Movie Review: Pig

Nicolas Cage may have racked up a reputation for hit-and-miss movies but as hammy as he gets, he’s never dull and almost always entertaining. While Cage thrives on b-movies and feature films, every now and then he delivers a sharp performance to remind you he’s still got it! As prolific as he is, it always seems as though the Oscar-winning actor is having the time of his life whether he’s trying to bring Osama Bin Laden to justice in Army of One or rampaging against a hippie cult in Mandy. We know Nic Cage can act and it seems that since he’s proved it in critically-acclaimed films such as Leaving Las Vegas, Bringing Out the Dead and Adaptation… the floodgates have opened. One of the most versatile and fearless actors in Hollywood, he’s turned his attention to another curveball of a Cage film in Pig.

This drama thriller journeys with Rob, a truffle hunter, whose one-of-a-kind foraging pig is kidnapped from his home in the Oregon wilderness. Embarking on a quest to retrieve his beloved working pet, he returns to the city of Portland where his extraordinary past catches up with him. From the outset, you’d probably think Cage was dipping his toe into the special skills subgenre of vendetta thrillers in the vein of Taken and more recently John Wick. While Pig baits you with this prospect, it’s actually much more considered, thoughtful and original. Cage has done a number of violent against-the-grain performances but this one is more shamanic as he emerges from the woodlands only to commandeer a client’s sports car in a determined and relentless pursuit of his truffle hog.

It’s a wonderful feature film debut for writer-director Michael Sarnoski, co-starring Alex Wolff and Adam Arkin, giving each of his name stars an opportunity to break type. They relish the chance with Cage playing a homeless savant on a surprisingly diplomatic mission, Wolff trading his iconic role in Hereditary for something much breezier and giving Arkin another shot at being an unexpected culinary magnate and seemingly impervious villain. Toying with genre, Sarnoski essentially does a bait-and-switch that may disappoint action fans but also surprise audiences with its depth of human drama and philosophical slant.

pig cage spling

“Oink-oink, say no more.”

Pig isn’t existential enough to drift into another realm, keeping its gritty tone as carried by Cage’s raw and rugged performance. Taking body blows and remaining unapologetically tardy in appearance, his mission takes on a spiritual element as the two-man envoy becomes about tapping into blinding truth and justice. Contrasting extreme urban materialism with barebones rural earthiness, the drama thriller remains compelling as the road trip reawakening finds a man leveraging his former glory in a “Denny Crane” kinda way to mine the system. It has a number of parallels with Captain Fantastic in this sense as an unexpected road trip turns into an earnest journey of enlightenment from a guy whose self-imposed isolation makes him a fish-out-of-water in an industry where he once reigned supreme. Determined to exact its unconventional “revenge”, Pig’s unusual hybrid tone does lend itself to moments of comic relief, almost a given with Cage at the helm.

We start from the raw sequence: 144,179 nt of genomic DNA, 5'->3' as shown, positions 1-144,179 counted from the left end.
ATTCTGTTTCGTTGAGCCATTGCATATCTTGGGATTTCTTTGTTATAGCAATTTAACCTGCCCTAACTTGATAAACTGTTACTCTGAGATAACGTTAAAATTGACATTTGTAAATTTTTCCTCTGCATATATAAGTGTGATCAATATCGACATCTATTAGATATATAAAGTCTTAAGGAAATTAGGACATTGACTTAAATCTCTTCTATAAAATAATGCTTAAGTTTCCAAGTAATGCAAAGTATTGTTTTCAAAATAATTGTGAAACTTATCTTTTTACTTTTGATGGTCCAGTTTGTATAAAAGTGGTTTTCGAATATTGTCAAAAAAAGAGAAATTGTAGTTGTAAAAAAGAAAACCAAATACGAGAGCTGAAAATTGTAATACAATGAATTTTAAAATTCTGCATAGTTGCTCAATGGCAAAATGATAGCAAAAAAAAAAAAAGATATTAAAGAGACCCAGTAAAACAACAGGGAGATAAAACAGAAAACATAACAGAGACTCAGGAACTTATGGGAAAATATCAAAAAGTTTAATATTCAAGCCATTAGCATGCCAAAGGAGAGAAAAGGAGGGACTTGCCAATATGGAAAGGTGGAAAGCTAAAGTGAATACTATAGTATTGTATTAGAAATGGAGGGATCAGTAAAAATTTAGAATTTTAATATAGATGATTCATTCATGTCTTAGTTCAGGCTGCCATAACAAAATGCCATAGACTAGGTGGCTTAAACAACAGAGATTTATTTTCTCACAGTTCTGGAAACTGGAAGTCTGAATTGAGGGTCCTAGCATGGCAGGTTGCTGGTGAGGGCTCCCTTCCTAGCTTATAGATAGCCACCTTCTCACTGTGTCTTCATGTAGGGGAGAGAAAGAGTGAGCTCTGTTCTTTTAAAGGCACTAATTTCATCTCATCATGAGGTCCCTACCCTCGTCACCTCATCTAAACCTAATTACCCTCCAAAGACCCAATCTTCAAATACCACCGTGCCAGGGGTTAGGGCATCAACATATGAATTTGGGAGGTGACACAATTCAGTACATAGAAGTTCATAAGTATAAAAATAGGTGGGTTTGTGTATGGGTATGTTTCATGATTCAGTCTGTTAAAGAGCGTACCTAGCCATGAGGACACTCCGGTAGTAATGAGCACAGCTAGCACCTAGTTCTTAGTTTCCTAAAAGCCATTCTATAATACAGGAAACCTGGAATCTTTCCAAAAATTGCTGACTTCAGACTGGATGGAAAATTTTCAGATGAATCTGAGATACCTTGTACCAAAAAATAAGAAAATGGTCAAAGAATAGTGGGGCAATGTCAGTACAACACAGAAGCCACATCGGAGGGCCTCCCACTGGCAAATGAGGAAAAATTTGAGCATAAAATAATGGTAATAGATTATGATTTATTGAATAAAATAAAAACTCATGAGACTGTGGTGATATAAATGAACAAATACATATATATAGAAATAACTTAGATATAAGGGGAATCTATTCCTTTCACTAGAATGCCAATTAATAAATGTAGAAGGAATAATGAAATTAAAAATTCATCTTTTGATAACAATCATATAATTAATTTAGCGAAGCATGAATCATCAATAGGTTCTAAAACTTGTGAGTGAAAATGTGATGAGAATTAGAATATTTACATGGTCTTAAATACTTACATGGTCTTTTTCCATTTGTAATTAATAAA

The same moody spirit of Cage’s performance is translated into the cinematography, operating mostly in shadows to accentuate its melancholic feel. Pig has a surreal quality as one is transported from one strange scene to the next, turning the tables on characters in the most persuasive fashion. This is a dark, brooding and entertaining film that constantly defies expectations. Teasing audiences with the everready remedy of violence from a seemingly powerless man, we quickly discover that he wields his humanity as his superpower. Delving into the arena of fine dining, secret underground rivalries and the desire to be true to oneself whatever the cost, Pig makes for a refreshing escapade. The screenplay bristles with great dialogue and lines that make more sense coming from Cage’s mouth.

Coming in at a brisk 90 minutes, the film doesn’t linger yet its eclectic mix of entertainment will haunt your thoughts long after the credits roll. Powered by an unusual, sullen yet compelling lead performance from an effortless Cage, a surprisingly delicate human drama and a darkly comic yet driving tone, it’s a rich, layered and enjoyable film experience. Pig constantly defies prediction, keeping viewers entranced by its swirling mystery and heartrending porcine pursuit. Much like it’s namesake, Pig seems like it belongs in the mud and destined for the trough, but makes some miraculous overtures that help us realise just how noble and intelligent this creature can be.

The bottom line: Surprising